I started exercising routinely 8 years ago after my mother died at age 55 from heart disease/obesity. She left me a little money and I used it to buy bikes for my husband and me. Her death was a turning point for me. Either eat right and exercise or I would die young. Period. In fact heart disease runs rampant in my family. My brother was 37 when he had his first heart attack. He’s now 46, has a defribrillator/pacemaker and an ejection fraction of 30% (heart failure). My dad died of heart failure and I have a cousin that died at 45 of cardiomyopathy.
The heart disease factor was one reason I became a heart nurse. I’m definitely the type of person to take the bull by the horns, so to speak. Now eight years later, I still run or do some other kind of aerobic training 4 days a week and do at least 50 push-ups 3 days a week. After recovering from my first (and only) MS exacerbation I continued to exercise and didn’t change the intensity or type of working out I did. As a nurse I knew that any activity that was good for the body would be good for my MS. I used how I was feeling as judge as to how hard I could go. If I started to feel bad, I stopped.
I read some old articles that advised against exercise for MS patients, especially intense exercise, because it could stress the body, raise body temperature and increase MS symptoms. But luckily there has been some research that demonstrates that exercise is beneficial. According to Lesley White, a professor in UF’s department of applied physiology and kinesiology, “after eight weeks of supervised resistance training on conventional gym equipment, eight MS patients had stronger muscles, could walk better, and reported less overall fatigue and disability.” (http://news.ufl.edu/2005/01/13/msexercise/).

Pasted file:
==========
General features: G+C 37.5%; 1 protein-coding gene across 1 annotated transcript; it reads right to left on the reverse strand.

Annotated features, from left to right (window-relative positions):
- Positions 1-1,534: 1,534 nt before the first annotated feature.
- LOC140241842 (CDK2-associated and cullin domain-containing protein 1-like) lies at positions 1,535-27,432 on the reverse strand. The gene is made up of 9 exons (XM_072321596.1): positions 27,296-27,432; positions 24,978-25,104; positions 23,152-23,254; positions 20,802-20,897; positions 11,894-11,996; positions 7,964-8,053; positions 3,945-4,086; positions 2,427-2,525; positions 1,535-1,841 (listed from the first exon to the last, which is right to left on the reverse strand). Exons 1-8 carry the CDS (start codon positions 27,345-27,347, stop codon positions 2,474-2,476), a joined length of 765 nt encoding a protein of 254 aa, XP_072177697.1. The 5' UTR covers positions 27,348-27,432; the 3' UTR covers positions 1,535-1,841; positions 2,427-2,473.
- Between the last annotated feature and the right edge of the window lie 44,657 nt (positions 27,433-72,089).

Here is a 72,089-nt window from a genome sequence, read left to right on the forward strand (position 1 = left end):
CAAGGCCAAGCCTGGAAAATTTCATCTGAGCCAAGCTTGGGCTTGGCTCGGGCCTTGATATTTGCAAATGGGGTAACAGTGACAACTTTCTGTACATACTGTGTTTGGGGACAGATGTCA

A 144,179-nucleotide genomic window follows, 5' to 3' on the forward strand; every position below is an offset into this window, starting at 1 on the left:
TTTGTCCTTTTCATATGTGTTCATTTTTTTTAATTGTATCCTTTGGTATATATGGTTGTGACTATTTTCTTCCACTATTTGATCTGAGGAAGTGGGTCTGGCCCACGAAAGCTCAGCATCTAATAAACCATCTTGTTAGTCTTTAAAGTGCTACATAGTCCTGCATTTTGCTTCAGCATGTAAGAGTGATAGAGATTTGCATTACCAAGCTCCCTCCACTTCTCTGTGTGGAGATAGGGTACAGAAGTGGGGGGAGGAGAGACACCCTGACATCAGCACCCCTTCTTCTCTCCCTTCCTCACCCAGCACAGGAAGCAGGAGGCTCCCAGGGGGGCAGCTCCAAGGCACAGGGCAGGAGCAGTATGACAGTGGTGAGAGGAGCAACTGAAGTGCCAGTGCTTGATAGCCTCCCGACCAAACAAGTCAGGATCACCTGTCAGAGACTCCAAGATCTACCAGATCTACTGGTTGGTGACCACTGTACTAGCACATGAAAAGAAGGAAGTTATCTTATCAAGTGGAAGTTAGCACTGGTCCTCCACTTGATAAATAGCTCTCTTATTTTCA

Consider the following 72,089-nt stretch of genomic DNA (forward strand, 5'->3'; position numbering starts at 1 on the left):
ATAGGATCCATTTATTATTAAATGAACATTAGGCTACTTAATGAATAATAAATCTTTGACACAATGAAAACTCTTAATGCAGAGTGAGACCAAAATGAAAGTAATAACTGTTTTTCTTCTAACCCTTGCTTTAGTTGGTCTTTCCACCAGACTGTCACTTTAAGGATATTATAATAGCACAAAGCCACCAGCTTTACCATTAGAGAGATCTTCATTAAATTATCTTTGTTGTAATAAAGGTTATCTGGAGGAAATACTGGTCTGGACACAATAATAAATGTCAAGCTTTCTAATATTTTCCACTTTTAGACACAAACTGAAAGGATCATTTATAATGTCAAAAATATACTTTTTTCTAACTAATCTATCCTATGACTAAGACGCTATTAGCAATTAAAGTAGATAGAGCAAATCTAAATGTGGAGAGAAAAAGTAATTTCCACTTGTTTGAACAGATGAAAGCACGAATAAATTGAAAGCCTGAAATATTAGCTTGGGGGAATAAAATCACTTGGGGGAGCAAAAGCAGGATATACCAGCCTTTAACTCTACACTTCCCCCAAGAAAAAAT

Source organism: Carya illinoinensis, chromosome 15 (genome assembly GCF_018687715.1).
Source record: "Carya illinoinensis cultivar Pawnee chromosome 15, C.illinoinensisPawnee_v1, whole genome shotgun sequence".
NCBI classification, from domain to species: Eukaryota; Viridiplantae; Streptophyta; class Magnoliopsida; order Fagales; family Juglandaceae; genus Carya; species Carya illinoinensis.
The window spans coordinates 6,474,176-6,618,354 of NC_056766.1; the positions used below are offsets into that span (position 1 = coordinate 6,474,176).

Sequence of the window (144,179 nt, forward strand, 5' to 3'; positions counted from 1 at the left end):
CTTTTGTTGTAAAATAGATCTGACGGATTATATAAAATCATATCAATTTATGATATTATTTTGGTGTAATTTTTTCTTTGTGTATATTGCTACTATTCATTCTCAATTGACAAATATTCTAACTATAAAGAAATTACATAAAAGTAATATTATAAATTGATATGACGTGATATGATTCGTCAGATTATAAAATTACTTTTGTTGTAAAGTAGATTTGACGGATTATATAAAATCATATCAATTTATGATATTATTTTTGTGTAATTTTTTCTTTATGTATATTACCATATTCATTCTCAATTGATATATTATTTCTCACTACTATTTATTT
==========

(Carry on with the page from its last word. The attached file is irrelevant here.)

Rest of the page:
Many MS survivors have increased symptoms when they become over heated. Heat does not bother me. I think this may be because my body is conditioned to handle fluctuations of body temperature from excercising consistently for more than 8 years, in all kinds of conditions. I don't have problems running on hot days, although I try not to run if the temperature is over 80 degrees. On those days I run later in the day when it’s cooler or I run indoors at the gym. I would be interested to see a study on this, if it is possible to increase an MS patient’s tolerance to heat by slowly increasing exercise known to raise body temperature. I’ve even found that I can sit in a hot tub and not feel any symptoms.
According the National MS society website, “ In addition to being essential to general health and well-being, exercise is helpful in managing many MS symptoms. A study published by researchers at the University of Utah in 1996 was the first to demonstrate clearly the benefits of exercise for people with MS. Those patients who participated in an aerobic exercise program had better cardiovascular fitness, improved strength, better bladder and bowel function, less fatigue and depression, a more positive attitude, and increased participation in social activities.” (http://www.nationalmssociety.org/)
I have found that if I exercise when I’m feeling tired or sluggish or even depressed, those symptoms disappear after working out. Seriously. So, like I tell my heart patients, go for a walk, or find some exercise that you can do and do it. No excuses. If you are unsure of where to start, talk to your doctor or go to the National MS society webpage, type in “exercise” in the search box at the top of the page.